Opening up the RX 6800 XT box, owners are greeted by a message from AMD welcoming them to “Team Red”. The two cards have slightly differing packaging. The RX 6800 comes in your typical container with an inner box that slides out from one end while the RX 6800 XT has a magnetic flap on the front side opening like a chest. Both cards have custom lift-out lids revealing them resting in a snug-fitting cut foam which keeps them snug neither card had anti-static packaging.

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Meet the AMD Radeon RX 6000 GPUs

This time around AMD has done away with the blower-style cooler and moved to an updated triple-fan cooler for improved cooling performance. Both the RX 6800 XT and RX 6800 designs are nearly identical aside from the fact that the RX 6800 is a dual-slot while the RX 6800 XT is a 2.5 slot cooler. Our first look at the cards up close shows the three large fans with an “R” on the hub as the primary feature. The shroud is black and grey with angled chrome accents around the center fan. Both GPUs have a red pinstripe detailing the outside edge and the word RADEON which illuminates when powered up.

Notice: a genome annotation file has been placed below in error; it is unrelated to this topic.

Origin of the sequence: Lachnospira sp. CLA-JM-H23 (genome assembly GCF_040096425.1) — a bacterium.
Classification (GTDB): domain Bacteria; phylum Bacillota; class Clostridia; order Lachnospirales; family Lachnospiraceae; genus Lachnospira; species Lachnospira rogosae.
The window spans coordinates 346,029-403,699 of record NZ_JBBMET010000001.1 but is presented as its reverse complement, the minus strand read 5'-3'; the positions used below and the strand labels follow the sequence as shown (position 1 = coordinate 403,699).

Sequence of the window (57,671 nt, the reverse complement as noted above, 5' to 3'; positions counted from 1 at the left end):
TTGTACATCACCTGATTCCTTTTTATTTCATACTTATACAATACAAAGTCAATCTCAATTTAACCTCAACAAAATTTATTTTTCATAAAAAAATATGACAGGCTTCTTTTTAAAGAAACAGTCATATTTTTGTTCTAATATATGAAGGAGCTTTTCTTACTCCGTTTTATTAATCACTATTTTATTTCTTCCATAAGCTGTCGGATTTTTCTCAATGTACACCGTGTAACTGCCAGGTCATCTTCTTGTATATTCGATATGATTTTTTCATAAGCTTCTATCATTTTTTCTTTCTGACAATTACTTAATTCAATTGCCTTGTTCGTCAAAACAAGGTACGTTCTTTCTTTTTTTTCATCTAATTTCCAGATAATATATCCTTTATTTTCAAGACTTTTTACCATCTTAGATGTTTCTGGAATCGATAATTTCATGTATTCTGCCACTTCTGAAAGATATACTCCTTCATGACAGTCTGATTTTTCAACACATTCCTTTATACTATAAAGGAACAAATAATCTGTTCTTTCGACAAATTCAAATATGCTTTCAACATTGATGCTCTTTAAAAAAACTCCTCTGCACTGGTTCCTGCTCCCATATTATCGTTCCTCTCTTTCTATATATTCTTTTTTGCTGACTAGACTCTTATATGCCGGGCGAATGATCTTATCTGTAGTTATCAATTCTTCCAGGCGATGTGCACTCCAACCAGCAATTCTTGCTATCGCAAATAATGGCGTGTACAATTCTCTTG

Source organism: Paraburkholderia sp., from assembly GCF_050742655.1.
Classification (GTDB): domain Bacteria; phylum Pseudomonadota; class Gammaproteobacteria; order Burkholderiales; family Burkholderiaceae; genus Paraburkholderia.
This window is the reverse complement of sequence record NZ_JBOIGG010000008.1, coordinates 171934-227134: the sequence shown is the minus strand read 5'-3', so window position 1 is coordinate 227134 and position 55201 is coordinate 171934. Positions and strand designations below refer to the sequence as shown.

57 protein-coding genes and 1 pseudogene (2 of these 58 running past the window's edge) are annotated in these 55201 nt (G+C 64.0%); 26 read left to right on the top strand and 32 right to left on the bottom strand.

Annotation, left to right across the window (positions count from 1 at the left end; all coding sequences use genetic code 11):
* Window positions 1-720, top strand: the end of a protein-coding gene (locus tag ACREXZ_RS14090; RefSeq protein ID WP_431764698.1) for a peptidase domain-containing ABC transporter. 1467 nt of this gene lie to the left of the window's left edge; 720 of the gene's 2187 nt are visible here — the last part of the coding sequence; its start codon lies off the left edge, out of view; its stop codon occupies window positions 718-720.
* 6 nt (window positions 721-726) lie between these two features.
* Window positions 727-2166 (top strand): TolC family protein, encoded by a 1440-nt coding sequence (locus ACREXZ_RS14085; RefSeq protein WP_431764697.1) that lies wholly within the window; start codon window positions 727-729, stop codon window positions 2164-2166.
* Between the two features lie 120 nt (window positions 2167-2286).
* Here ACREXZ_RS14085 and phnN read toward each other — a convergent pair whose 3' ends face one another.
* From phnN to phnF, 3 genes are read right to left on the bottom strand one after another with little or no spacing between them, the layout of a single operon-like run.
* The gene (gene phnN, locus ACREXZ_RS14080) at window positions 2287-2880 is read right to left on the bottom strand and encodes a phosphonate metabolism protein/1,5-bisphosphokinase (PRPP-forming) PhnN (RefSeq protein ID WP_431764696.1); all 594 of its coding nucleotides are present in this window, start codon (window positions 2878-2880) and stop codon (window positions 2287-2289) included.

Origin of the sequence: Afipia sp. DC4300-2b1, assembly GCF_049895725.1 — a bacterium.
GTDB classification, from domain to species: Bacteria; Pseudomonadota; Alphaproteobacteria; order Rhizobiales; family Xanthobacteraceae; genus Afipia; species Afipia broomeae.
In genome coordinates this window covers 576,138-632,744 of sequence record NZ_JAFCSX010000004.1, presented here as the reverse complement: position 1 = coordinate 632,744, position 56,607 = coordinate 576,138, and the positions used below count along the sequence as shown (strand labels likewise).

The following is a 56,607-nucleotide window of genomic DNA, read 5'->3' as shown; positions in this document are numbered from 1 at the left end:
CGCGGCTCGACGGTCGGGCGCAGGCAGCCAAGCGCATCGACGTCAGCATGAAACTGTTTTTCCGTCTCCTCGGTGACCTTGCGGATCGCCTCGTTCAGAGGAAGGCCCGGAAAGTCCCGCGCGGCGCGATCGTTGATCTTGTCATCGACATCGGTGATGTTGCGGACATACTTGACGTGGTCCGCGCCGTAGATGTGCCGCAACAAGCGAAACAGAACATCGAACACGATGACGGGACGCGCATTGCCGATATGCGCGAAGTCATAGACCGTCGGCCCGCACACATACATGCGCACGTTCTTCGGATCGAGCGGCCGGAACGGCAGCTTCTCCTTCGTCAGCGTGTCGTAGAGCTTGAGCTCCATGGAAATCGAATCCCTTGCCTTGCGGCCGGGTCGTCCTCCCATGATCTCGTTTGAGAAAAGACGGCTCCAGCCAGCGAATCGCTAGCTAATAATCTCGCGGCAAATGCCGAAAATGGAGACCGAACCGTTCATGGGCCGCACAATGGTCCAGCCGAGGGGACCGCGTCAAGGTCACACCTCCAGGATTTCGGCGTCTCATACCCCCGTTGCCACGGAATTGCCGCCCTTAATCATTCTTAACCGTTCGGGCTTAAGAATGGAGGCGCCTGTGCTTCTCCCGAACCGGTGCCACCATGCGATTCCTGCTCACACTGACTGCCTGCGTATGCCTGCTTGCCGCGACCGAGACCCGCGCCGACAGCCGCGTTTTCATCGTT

RX 6800 XT

RX 6800

 

A Closer Look

Both of the RX 6800 GPUs have the same I/O layout with two DisplayPorts (1.4a), one HDMI (2.1) output which will support 4K @ 144 Hz with a maximum resolution of 7680×4320 (8K) @ 60 Hz, and a USB Type-C output. The I/O plate is solid with the RADEON logo stamped into it. Power is handled by two 8-pin PCIe power leads for a total of 375 W available power, including the PCIe slot.